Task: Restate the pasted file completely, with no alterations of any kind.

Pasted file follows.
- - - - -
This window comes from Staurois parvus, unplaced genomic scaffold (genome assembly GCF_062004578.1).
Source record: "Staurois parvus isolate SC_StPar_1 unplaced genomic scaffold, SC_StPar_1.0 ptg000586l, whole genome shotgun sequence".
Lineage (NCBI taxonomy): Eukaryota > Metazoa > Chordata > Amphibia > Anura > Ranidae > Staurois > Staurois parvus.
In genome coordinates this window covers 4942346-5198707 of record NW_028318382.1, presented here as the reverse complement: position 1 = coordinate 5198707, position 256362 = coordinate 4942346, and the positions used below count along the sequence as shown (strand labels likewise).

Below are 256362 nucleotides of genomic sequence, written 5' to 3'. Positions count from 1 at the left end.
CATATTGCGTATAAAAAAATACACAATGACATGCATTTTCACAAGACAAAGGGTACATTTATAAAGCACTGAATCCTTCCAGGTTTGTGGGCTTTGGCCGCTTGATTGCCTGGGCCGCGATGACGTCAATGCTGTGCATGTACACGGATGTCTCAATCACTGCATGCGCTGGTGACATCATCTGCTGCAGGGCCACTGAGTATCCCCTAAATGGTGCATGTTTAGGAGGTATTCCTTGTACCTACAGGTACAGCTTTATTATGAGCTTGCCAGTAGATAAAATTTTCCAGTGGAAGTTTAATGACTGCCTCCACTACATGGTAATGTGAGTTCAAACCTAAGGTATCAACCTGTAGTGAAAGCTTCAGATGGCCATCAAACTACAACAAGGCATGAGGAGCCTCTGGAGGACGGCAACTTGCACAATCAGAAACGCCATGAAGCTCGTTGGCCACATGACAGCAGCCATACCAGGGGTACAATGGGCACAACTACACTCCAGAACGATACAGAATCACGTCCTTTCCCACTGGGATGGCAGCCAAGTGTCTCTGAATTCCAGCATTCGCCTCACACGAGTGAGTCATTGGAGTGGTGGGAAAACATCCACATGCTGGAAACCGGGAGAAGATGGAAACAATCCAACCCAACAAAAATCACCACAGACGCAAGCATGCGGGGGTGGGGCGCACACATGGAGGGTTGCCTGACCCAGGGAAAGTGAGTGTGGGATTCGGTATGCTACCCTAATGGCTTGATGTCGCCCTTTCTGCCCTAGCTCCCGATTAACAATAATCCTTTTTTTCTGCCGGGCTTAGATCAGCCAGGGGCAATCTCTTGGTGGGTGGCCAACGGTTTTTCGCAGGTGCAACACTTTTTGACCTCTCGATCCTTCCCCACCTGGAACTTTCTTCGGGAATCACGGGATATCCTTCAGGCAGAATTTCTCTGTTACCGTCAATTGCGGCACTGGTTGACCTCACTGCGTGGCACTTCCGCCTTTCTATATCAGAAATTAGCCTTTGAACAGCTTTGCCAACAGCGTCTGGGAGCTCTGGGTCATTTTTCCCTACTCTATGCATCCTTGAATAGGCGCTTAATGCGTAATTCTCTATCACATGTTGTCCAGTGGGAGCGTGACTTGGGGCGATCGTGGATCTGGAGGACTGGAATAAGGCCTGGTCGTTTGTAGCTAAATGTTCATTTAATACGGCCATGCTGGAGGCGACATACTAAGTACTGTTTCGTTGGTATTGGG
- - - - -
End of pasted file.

This window comes from Staurois parvus, unplaced genomic scaffold (genome assembly GCF_062004578.1).
Source record: "Staurois parvus isolate SC_StPar_1 unplaced genomic scaffold, SC_StPar_1.0 ptg000586l, whole genome shotgun sequence".
Lineage (NCBI taxonomy): Eukaryota > Metazoa > Chordata > Amphibia > Anura > Ranidae > Staurois > Staurois parvus.
In genome coordinates this window covers 4942346-5198707 of record NW_028318382.1, presented here as the reverse complement: position 1 = coordinate 5198707, position 256362 = coordinate 4942346, and the positions used below count along the sequence as shown (strand labels likewise).

Below are 256362 nucleotides of genomic sequence, written 5' to 3'. Positions count from 1 at the left end.
CATATTGCGTATAAAAAAATACACAATGACATGCATTTTCACAAGACAAAGGGTACATTTATAAAGCACTGAATCCTTCCAGGTTTGTGGGCTTTGGCCGCTTGATTGCCTGGGCCGCGATGACGTCAATGCTGTGCATGTACACGGATGTCTCAATCACTGCATGCGCTGGTGACATCATCTGCTGCAGGGCCACTGAGTATCCCCTAAATGGTGCATGTTTAGGAGGTATTCCTTGTACCTACAGGTACAGCTTTATTATGAGCTTGCCAGTAGATAAAATTTTCCAGTGGAAGTTTAATGACTGCCTCCACTACATGGTAATGTGAGTTCAAACCTAAGGTATCAACCTGTAGTGAAAGCTTCAGATGGCCATCAAACTACAACAAGGCATGAGGAGCCTCTGGAGGACGGCAACTTGCACAATCAGAAACGCCATGAAGCTCGTTGGCCACATGACAGCAGCCATACCAGGGGTACAATGGGCACAACTACACTCCAGAACGATACAGAATCACGTCCTTTCCCACTGGGATGGCAGCCAAGTGTCTCTGAATTCCAGCATTCGCCTCACACGAGTGAGTCATTGGAGTGGTGGGAAAACATCCACATGCTGGAAACCGGGAGAAGATGGAAACAATCCAACCCAACAAAAATCACCACAGACGCAAGCATGCGGGGGTGGGGCGCACACATGGAGGGTTGCCTGACCCAGGGAAAGTGAGTGTGGGATTCGGTATGCTACCCTAATGGCTTGATGTCGCCCTTTCTGCCCTAGCTCCCGATTAACAATAATCCTTTTTTTCTGCCGGGCTTAGATCAGCCAGGGGCAATCTCTTGGTGGGTGGCCAACGGTTTTTCGCAGGTGCAACACTTTTTGACCTCTCGATCCTTCCCCACCTGGAACTTTCTTCGGGAATCACGGGATATCCTTCAGGCAGAATTTCTCTGTTACCGTCAATTGCGGCACTGGTTGACCTCACTGCGTGGCACTTCCGCCTTTCTATATCAGAAATTAGCCTTTGAACAGCTTTGCCAACAGCGTCTGGGAGCTCTGGGTCATTTTTCCCTACTCTATGCATCCTTGAATAGGCGCTTAATGCGTAATTCTCTATCACATGTTGTCCAGTGGGAGCGTGACTTGGGGCGATCGTGGATCTGGAGGACTGGAATAAGGCCTGGTCGTTTGTAGCTAAATGTTCATTTAATACGGCCATGCTGGAGGCGACATACTAAGTACTGTTTCGTTGGTATTGGG